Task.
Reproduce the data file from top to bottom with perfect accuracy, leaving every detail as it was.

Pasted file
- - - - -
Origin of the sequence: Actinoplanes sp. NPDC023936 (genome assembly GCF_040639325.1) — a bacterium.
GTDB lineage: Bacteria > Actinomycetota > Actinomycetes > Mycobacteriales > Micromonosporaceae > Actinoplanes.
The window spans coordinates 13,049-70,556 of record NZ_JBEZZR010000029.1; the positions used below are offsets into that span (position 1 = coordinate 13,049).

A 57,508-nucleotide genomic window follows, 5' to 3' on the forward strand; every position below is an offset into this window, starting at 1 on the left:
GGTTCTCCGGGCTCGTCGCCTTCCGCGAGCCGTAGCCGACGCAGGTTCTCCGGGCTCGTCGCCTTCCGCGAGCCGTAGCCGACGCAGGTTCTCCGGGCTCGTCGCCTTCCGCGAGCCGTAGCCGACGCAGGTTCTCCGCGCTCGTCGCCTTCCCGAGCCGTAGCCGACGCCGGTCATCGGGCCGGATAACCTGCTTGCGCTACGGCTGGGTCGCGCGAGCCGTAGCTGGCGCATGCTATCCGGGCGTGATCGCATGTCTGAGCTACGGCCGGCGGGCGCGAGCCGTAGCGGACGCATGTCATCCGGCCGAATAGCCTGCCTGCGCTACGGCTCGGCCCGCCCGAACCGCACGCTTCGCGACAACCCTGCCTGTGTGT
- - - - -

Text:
Origin of the sequence: Actinoplanes sp. NPDC023936 (genome assembly GCF_040639325.1) — a bacterium.
GTDB lineage: Bacteria > Actinomycetota > Actinomycetes > Mycobacteriales > Micromonosporaceae > Actinoplanes.
The window spans coordinates 13,049-70,556 of record NZ_JBEZZR010000029.1; the positions used below are offsets into that span (position 1 = coordinate 13,049).

A 57,508-nucleotide genomic window follows, 5' to 3' on the forward strand; every position below is an offset into this window, starting at 1 on the left:
GGTTCTCCGGGCTCGTCGCCTTCCGCGAGCCGTAGCCGACGCAGGTTCTCCGGGCTCGTCGCCTTCCGCGAGCCGTAGCCGACGCAGGTTCTCCGGGCTCGTCGCCTTCCGCGAGCCGTAGCCGACGCAGGTTCTCCGCGCTCGTCGCCTTCCCGAGCCGTAGCCGACGCCGGTCATCGGGCCGGATAACCTGCTTGCGCTACGGCTGGGTCGCGCGAGCCGTAGCTGGCGCATGCTATCCGGGCGTGATCGCATGTCTGAGCTACGGCCGGCGGGCGCGAGCCGTAGCGGACGCATGTCATCCGGCCGAATAGCCTGCCTGCGCTACGGCTCGGCCCGCCCGAACCGCACGCTTCGCGACAACCCTGCCTGTGTGT